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Explainer: The conflict between Turkey and Cyprus over the Varosha ghost town

Turkey is supporting the development of a former tourist resort in Northern Cyprus, prompting condemnation from the Republic of Cyprus, Israel, the United States and others.
Closed off area of Verosha

Turkey and its ally the Turkish Republic of Northern Cyprus are moving ahead with their plan to develop the town of Varosha. The UN-recognized Republic of Cyprus opposes the move, and the issue relates to the dispute between Turkish and Greek Cypriots on the island, as well as disagreements Turkey has with its eastern Mediterranean neighbors. 

What is Varosha?

Varosha is a former resort and part of the city of Famagusta on the eastern part of the island of Cyprus. It is located within the Turkish Republic of Northern Cyprus’ territory, but close to the border with the Republic of Cyprus. Varosha was a popular vacation spot for the rich and famous in the 1970s. 

The area became a flash point in the division of Cyprus in 1974. A Greek military coup that year following ethnic violence between ethnic Greeks and Turks led to a Turkish invasion of the northern part of the island. As a result, tens of thousands of Greek and Turkish Cypriots were expelled from or fled the northern and southern parts of the island. Turkey is the only country in the world that recognizes Northern Cyprus. 

The Greek Cypriot community of Varosha fled during the Turkish invasion, after which the Turkish military fenced off the area. It has been largely abandoned since. 

Two UN Security Council resolutions have addressed the issue. Resolution 550 in 1984 says the council “considers attempts to settle any part of Varosha by people other than its inhabitants as inadmissible and calls for the transfer of that area to the administration of the United Nations.” This position was reaffirmed by Resolution 789 in 1992. 

What are Turkey and Northern Cyprus doing in Varosha now?

Turkey announced in October its plans to open Varosha’s coastline for public visitors, prompting condemnation from the United Nations. Since then, nearly 200,000 tourists have visited the area, Northern Cyprus President Ersin Tatar told reporters Tuesday, referring to Varosha by its Turkish-language name, Maras. 

The same day, Tatar also announced plans to convert a section of Varosha from military to civilian control so that Greek Cypriots could reclaim their properties. 

The issue became further heated Tuesday as Turkish President Recep Tayyip Erdogan visited the island and expressed support for a two-state solution to the conflict, Turkey’s official Anadolu Agency reported. Erdogan has endorsed two separate Cypriot states in the past.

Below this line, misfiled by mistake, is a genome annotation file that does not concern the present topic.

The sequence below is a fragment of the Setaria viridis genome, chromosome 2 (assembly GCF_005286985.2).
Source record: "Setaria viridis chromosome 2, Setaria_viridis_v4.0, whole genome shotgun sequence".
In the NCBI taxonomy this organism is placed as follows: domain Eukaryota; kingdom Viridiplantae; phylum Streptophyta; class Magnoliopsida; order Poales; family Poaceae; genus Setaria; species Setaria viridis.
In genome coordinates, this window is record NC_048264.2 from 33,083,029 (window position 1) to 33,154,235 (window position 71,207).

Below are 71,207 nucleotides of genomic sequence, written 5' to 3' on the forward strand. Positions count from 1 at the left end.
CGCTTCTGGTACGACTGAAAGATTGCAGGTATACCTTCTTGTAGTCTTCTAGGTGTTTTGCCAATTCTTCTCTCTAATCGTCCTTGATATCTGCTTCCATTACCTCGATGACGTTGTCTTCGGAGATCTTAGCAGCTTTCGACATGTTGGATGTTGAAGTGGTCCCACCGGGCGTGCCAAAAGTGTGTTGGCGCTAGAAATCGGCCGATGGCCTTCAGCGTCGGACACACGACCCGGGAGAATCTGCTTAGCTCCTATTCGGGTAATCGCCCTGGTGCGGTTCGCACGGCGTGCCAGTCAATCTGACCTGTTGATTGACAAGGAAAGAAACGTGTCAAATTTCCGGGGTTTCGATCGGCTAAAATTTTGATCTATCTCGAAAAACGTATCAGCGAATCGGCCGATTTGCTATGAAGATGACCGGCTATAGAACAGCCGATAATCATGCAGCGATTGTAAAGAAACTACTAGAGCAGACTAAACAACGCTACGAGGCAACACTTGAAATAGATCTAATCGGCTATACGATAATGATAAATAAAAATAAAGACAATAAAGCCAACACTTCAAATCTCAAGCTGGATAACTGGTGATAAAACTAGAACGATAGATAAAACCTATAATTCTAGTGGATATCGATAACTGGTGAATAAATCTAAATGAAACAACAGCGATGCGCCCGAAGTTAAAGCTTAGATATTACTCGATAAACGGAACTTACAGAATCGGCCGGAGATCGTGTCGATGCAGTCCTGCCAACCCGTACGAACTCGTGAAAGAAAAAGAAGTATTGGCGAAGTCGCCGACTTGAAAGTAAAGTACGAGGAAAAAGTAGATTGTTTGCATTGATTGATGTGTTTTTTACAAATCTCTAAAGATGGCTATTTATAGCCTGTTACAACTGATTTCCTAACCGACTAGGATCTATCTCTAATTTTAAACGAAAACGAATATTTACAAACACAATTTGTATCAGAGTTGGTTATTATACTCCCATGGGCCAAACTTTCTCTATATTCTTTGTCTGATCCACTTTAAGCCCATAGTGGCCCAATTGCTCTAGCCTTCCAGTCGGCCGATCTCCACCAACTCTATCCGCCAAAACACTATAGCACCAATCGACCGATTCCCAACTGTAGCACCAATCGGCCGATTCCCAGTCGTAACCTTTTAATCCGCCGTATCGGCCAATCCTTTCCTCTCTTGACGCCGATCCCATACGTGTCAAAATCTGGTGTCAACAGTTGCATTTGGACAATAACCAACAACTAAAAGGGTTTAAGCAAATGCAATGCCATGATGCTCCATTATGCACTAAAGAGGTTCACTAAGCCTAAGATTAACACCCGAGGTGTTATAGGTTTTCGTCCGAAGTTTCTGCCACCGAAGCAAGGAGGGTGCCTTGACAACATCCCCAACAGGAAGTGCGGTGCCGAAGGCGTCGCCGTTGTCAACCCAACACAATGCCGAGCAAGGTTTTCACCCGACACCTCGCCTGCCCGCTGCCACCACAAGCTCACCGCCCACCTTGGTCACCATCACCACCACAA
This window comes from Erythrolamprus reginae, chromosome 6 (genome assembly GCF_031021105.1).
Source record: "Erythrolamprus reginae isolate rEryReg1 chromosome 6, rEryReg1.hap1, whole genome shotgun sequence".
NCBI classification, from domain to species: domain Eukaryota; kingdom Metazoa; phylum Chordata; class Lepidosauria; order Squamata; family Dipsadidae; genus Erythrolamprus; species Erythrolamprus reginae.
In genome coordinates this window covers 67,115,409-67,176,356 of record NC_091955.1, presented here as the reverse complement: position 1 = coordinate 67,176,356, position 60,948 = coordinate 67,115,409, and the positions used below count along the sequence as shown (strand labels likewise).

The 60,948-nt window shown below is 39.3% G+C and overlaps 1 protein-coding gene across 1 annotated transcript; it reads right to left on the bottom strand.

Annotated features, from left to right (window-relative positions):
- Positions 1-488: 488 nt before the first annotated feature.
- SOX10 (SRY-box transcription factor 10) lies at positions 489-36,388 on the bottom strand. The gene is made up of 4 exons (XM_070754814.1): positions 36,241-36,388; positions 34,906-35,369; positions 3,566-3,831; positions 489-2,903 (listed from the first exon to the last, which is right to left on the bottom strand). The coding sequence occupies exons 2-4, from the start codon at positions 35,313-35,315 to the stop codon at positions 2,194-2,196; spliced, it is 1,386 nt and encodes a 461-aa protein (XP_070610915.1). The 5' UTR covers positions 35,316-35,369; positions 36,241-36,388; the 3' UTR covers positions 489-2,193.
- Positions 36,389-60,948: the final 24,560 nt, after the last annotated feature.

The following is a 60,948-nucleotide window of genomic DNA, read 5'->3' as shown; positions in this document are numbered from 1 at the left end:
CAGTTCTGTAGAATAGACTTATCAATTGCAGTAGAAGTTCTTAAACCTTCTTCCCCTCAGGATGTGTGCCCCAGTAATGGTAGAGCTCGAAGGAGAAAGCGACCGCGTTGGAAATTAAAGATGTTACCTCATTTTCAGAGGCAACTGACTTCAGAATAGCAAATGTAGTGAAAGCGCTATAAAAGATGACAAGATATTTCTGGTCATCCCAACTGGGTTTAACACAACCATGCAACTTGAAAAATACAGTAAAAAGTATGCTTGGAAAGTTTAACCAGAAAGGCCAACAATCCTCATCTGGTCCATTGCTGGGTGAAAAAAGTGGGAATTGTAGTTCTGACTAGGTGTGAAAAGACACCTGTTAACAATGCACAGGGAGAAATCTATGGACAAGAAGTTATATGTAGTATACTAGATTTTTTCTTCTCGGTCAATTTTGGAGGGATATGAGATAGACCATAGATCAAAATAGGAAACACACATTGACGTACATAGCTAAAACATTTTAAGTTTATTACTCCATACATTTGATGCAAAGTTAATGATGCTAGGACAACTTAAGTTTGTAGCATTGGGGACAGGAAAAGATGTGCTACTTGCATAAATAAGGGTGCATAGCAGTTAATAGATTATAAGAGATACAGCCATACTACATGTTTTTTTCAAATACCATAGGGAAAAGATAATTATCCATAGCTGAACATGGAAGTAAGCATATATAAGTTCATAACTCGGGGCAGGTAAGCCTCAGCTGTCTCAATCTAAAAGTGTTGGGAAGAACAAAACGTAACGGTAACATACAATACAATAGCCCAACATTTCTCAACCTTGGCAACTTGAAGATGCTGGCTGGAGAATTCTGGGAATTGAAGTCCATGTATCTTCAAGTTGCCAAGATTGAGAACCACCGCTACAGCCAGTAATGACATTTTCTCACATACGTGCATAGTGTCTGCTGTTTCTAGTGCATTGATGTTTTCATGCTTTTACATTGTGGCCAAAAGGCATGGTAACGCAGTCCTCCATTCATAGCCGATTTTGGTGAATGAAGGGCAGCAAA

During his visit, Erdogan also pledged to respect property rights in Varosha, according to Anadolu, in a further reference to Greek Cypriots who once lived in the town. 

International reaction

Many Mediterranean states, including the Republic of Cyprus, condemned Erdogan and Tatar’s stated plans for Varosha. Cypriot President Nicos Anastasiades called the move “illegal and unacceptable.” The European Union’s top diplomat, Josep Borrell, also expressed condemnation, and said the action threatens peace talks on the island, Euronews reported Tuesday. 

In the Middle East, Israel’s Foreign Ministry “expressed deep concern” in a Tuesday tweet. Turkey is currently working to repair its damaged relations with Israel. 

In a statement Tuesday, the Greek Foreign Ministry voiced support for the "need to maintain the status of the fenced-off area of Varosha” in keeping with UN Security Council Resolutions. Greece and Turkey are also in a state of disagreement over Turkey’s offshore drilling activity in eastern Mediterranean waters claimed by Greece and Cyprus. 

France’s Foreign Ministry also called Erdogan’s Varosha and two-state solution comments a “provocation” Wednesday. Turkey and France have been working on rapprochement following vocal disagreements between their heads of state last year over religious freedom issues. 

Tuesday’s events in Cyprus also elicited a strong reaction from Washington. During a Senate Foreign Relations Committee hearing on US Turkish policy on Wednesday, Democratic Sen. Bob Menendez of New Jersey accused Erdogan of undermining the Cypriot peace process with his trip. 

“Erdogan’s visit casts these efforts aside,” said Menendez, who chairs the committee. “This violation of international law is unacceptable.” 

The undersecretary of state for political affairs, Victoria Nuland, told the senators she spoke with Turkish diplomats Wednesday about the plans for Varosha. 

“We are urging a reversal of this decision,” said Nuland. 

Menendez also asked the diplomat to clarify the US position on a possible two-state solution for Cyprus. Nuland said the Biden administration “absolutely” opposes this. 

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